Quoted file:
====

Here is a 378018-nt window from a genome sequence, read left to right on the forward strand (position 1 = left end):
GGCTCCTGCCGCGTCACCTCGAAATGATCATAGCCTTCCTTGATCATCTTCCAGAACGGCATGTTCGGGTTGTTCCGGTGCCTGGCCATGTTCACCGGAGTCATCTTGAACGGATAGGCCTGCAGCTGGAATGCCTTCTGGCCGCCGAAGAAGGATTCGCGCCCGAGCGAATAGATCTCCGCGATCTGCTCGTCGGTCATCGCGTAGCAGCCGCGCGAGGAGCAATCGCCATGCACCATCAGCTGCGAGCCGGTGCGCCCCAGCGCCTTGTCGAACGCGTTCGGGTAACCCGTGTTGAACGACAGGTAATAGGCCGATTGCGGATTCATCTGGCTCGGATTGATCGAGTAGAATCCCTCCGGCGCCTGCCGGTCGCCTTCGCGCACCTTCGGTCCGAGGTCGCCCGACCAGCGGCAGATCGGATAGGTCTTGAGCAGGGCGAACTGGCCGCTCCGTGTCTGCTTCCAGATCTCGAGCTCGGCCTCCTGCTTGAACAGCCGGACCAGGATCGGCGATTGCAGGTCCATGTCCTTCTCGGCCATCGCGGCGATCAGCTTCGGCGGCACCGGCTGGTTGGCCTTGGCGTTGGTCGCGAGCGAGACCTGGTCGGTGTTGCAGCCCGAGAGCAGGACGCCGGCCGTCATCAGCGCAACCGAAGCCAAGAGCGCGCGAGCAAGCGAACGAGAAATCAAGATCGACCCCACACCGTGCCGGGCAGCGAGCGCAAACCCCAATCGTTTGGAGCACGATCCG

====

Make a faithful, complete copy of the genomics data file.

Here is a 378018-nt window from a genome sequence, read left to right on the forward strand (position 1 = left end):
GGCTCCTGCCGCGTCACCTCGAAATGATCATAGCCTTCCTTGATCATCTTCCAGAACGGCATGTTCGGGTTGTTCCGGTGCCTGGCCATGTTCACCGGAGTCATCTTGAACGGATAGGCCTGCAGCTGGAATGCCTTCTGGCCGCCGAAGAAGGATTCGCGCCCGAGCGAATAGATCTCCGCGATCTGCTCGTCGGTCATCGCGTAGCAGCCGCGCGAGGAGCAATCGCCATGCACCATCAGCTGCGAGCCGGTGCGCCCCAGCGCCTTGTCGAACGCGTTCGGGTAACCCGTGTTGAACGACAGGTAATAGGCCGATTGCGGATTCATCTGGCTCGGATTGATCGAGTAGAATCCCTCCGGCGCCTGCCGGTCGCCTTCGCGCACCTTCGGTCCGAGGTCGCCCGACCAGCGGCAGATCGGATAGGTCTTGAGCAGGGCGAACTGGCCGCTCCGTGTCTGCTTCCAGATCTCGAGCTCGGCCTCCTGCTTGAACAGCCGGACCAGGATCGGCGATTGCAGGTCCATGTCCTTCTCGGCCATCGCGGCGATCAGCTTCGGCGGCACCGGCTGGTTGGCCTTGGCGTTGGTCGCGAGCGAGACCTGGTCGGTGTTGCAGCCCGAGAGCAGGACGCCGGCCGTCATCAGCGCAACCGAAGCCAAGAGCGCGCGAGCAAGCGAACGAGAAATCAAGATCGACCCCACACCGTGCCGGGCAGCGAGCGCAAACCCCAATCGTTTGGAGCACGATCCG